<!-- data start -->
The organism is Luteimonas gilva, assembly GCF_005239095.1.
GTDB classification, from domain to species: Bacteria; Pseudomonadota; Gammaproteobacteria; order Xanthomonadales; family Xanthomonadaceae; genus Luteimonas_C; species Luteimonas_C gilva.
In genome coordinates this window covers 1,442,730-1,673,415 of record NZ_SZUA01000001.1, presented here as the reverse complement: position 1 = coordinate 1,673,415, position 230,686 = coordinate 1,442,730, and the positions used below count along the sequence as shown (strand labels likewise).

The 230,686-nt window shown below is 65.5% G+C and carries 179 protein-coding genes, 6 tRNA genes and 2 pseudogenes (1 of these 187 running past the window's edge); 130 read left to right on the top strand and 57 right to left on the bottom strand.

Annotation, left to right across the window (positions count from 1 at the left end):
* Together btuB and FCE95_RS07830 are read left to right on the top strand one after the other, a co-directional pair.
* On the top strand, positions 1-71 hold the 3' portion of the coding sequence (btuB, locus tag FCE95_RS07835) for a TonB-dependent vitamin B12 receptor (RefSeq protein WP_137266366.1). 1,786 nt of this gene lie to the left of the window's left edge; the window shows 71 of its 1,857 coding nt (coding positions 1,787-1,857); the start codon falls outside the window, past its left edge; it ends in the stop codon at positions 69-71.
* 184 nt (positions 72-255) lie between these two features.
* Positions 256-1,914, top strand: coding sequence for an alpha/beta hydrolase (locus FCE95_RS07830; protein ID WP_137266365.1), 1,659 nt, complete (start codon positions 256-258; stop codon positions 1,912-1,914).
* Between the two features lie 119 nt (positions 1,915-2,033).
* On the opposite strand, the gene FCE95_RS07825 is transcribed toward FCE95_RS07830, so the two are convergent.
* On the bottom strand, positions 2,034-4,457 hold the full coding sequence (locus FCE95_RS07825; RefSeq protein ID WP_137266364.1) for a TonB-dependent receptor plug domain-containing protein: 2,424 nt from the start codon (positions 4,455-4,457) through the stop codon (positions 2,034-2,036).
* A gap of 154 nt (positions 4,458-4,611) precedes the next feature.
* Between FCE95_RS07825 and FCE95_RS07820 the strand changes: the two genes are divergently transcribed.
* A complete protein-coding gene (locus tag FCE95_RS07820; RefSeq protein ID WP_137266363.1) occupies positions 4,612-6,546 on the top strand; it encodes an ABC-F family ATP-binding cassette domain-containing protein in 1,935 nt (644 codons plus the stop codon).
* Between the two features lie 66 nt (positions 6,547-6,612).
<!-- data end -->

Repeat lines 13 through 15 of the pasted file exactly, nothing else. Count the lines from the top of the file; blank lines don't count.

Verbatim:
* A gap of 154 nt (positions 4,458-4,611) precedes the next feature.
* Between FCE95_RS07825 and FCE95_RS07820 the strand changes: the two genes are divergently transcribed.
* A complete protein-coding gene (locus tag FCE95_RS07820; RefSeq protein ID WP_137266363.1) occupies positions 4,612-6,546 on the top strand; it encodes an ABC-F family ATP-binding cassette domain-containing protein in 1,935 nt (644 codons plus the stop codon).